Do not include any of these things in the mail that you send to an inmate: any kind of threat to jail order, any description of the manufacture of weapons, bombs, incendiary devices, or tools for escape; do not encourage or advocate any kind of violence, hate speech, or racial or ethnic supremacy. Inmates are not allowed to write to other inmates.
Use this address when sending a letter to an inmate at Prescott Police Jail:
Prescott Police Jail
222 South Marina Street
Prescott, AZ 86303-3943
Here is how you should address the letter:
[INMATE’S FULL NAME]
Prescott Police Jail
222 South Marina Street
Prescott, AZ 86303-3943
The mail policy at the Prescott Police Jail changes often, so we suggest that you double check the the Prescott Police Jail website when send a letter to someone in jail there.
Sending Other Things to an Inmate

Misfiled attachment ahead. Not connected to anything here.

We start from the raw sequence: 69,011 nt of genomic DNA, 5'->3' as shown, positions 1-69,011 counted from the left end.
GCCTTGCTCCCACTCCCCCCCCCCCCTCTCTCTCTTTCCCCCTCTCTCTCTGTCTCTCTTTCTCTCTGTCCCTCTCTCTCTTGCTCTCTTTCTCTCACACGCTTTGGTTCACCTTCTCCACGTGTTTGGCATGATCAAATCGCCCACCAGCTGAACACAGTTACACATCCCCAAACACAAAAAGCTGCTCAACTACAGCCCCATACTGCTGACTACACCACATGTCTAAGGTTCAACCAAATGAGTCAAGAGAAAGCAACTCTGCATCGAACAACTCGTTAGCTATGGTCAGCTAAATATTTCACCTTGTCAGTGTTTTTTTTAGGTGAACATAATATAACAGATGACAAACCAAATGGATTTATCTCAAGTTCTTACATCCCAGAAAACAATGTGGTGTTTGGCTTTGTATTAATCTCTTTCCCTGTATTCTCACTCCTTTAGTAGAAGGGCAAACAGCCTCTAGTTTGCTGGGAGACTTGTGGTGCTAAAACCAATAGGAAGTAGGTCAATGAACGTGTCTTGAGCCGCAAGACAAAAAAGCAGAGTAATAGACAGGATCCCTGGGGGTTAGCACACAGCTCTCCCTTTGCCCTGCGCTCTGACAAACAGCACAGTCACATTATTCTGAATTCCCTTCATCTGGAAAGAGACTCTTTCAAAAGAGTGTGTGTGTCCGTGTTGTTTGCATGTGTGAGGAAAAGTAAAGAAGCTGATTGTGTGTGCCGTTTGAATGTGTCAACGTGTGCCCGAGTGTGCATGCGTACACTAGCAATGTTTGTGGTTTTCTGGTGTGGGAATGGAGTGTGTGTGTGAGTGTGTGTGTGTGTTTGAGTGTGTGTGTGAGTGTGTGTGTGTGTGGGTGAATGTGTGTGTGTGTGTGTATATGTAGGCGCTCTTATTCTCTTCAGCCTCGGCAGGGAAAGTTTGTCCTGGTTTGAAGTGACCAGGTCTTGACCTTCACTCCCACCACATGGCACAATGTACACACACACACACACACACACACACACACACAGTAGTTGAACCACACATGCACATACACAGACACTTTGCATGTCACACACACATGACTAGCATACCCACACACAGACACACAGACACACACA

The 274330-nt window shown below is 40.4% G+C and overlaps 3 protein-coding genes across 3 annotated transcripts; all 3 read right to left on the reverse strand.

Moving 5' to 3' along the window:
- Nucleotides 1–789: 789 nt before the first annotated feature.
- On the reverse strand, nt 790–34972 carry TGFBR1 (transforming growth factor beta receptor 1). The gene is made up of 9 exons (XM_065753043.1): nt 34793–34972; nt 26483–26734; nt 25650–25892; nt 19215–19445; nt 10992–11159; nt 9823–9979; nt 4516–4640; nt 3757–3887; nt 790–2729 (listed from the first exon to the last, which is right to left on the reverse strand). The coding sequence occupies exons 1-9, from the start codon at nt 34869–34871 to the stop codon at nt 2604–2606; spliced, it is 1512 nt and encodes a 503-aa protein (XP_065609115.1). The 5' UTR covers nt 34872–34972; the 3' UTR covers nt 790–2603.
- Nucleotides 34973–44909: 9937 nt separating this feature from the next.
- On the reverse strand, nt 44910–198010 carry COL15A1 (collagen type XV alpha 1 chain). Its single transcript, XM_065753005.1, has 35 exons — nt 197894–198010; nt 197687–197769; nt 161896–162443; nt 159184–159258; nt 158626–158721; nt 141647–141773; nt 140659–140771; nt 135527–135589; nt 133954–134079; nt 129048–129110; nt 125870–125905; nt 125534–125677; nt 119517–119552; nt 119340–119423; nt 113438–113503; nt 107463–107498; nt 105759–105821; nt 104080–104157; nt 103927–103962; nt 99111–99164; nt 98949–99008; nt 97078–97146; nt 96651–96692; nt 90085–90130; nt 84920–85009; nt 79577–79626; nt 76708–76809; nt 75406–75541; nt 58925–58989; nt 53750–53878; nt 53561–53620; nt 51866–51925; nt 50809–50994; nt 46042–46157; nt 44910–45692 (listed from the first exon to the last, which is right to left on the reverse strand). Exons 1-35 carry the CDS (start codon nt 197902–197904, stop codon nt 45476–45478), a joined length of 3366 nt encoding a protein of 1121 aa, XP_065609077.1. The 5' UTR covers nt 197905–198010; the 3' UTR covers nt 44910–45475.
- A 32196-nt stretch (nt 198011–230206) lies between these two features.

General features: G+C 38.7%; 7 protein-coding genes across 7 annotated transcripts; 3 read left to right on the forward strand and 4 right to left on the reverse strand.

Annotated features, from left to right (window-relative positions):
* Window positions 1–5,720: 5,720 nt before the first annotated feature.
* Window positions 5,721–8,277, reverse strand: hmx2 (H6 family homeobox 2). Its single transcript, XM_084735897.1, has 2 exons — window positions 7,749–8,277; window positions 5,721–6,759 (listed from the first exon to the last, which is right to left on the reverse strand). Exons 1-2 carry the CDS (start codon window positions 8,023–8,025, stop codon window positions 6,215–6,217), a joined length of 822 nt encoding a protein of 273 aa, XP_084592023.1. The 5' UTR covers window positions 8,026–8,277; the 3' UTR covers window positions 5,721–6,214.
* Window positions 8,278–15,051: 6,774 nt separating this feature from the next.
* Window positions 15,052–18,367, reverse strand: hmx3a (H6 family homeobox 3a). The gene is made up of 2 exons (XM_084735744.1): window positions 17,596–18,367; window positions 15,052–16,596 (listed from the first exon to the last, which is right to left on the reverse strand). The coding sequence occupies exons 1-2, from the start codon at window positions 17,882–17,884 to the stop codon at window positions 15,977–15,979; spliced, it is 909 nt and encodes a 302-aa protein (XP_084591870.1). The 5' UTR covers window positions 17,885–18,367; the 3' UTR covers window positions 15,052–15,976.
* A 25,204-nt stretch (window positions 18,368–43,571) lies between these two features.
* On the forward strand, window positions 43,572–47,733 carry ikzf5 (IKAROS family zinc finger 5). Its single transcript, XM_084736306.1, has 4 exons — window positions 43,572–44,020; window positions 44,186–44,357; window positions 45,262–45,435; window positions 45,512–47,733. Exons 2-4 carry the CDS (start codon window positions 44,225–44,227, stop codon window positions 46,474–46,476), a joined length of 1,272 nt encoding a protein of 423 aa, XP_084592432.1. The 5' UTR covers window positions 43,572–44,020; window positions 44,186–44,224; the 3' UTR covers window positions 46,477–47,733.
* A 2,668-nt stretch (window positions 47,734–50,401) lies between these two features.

There are strict procedures that you must follow to send anything to an inmate at the Prescott Police Jail. This includes sending money for to spend in the commissary, sending regular mail or photos, sending money for phone calls, and even postcards.
This page covers everthing you need to know about the Prescott Police Jail to help you follow these procedures and guidelines. If you have questions, or there is something that you were looking for, but did not find, please contact us using the contact link in the site menu.
If you think you have a warrant out for your arrest, you are able to check the court records on the Yavapai County jail website or you can call the court. This requires a first and last name. You can also go to the local jail and ask one of the officers. You should be clear that there is an outstanding warrant for your arrest, they will take you into custody immediately.
Arrest Record Search
If you know the person’s first and last name, as well as the date of their arrest, contact the jail, by phone, go there in person, or find out online. Records of arrests are in the public record and this is accessible by the public.